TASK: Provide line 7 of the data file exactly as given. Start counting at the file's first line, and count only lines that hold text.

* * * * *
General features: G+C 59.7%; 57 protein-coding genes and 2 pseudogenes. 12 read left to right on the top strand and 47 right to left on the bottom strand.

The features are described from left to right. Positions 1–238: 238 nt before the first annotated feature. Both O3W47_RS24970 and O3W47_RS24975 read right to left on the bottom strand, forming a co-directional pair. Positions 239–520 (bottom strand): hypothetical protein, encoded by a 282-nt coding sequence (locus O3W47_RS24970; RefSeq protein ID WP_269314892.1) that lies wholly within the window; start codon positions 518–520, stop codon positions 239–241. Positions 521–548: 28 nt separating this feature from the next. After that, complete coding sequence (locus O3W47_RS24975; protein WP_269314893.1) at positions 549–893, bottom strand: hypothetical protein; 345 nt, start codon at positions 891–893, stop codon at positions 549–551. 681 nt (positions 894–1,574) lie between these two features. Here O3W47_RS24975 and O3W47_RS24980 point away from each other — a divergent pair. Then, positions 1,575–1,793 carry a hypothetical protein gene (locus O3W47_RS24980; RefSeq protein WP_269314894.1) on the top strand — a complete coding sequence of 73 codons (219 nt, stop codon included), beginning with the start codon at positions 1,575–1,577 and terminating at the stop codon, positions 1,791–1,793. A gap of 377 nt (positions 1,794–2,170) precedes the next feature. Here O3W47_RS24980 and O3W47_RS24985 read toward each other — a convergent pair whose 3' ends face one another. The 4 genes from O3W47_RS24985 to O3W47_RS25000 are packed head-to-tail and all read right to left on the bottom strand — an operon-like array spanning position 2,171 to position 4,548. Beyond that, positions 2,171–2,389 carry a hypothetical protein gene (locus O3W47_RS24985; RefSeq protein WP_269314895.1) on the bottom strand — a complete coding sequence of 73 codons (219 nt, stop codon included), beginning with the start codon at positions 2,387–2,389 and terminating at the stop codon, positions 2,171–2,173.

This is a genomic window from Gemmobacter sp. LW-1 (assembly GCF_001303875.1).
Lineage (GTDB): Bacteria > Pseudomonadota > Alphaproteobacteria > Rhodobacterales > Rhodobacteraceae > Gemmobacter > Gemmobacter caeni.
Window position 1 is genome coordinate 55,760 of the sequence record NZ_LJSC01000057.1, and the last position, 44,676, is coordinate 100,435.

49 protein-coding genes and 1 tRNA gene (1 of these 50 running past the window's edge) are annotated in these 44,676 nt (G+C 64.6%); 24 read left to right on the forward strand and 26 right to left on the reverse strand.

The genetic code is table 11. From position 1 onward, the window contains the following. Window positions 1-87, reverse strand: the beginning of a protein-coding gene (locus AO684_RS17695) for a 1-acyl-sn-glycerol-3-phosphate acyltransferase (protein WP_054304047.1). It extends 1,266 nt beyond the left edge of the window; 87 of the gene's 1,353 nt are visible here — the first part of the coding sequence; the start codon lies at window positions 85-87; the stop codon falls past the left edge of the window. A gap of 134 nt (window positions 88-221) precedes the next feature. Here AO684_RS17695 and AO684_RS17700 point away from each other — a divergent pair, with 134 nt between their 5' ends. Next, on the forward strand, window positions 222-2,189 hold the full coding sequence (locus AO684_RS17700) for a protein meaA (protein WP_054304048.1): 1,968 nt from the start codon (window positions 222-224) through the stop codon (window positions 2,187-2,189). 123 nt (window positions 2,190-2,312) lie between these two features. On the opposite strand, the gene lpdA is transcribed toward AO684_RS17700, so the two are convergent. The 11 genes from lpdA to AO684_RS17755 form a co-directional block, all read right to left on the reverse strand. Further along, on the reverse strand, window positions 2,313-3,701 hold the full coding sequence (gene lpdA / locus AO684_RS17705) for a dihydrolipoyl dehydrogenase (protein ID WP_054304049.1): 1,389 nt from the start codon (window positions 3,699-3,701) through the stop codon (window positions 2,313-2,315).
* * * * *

The genetic code is table 11. From position 1 onward, the window contains the following. Window positions 1-87, reverse strand: the beginning of a protein-coding gene (locus AO684_RS17695) for a 1-acyl-sn-glycerol-3-phosphate acyltransferase (protein WP_054304047.1). It extends 1,266 nt beyond the left edge of the window; 87 of the gene's 1,353 nt are visible here — the first part of the coding sequence; the start codon lies at window positions 85-87; the stop codon falls past the left edge of the window. A gap of 134 nt (window positions 88-221) precedes the next feature. Here AO684_RS17695 and AO684_RS17700 point away from each other — a divergent pair, with 134 nt between their 5' ends. Next, on the forward strand, window positions 222-2,189 hold the full coding sequence (locus AO684_RS17700) for a protein meaA (protein WP_054304048.1): 1,968 nt from the start codon (window positions 222-224) through the stop codon (window positions 2,187-2,189). 123 nt (window positions 2,190-2,312) lie between these two features. On the opposite strand, the gene lpdA is transcribed toward AO684_RS17700, so the two are convergent. The 11 genes from lpdA to AO684_RS17755 form a co-directional block, all read right to left on the reverse strand. Further along, on the reverse strand, window positions 2,313-3,701 hold the full coding sequence (gene lpdA / locus AO684_RS17705) for a dihydrolipoyl dehydrogenase (protein ID WP_054304049.1): 1,389 nt from the start codon (window positions 3,699-3,701) through the stop codon (window positions 2,313-2,315).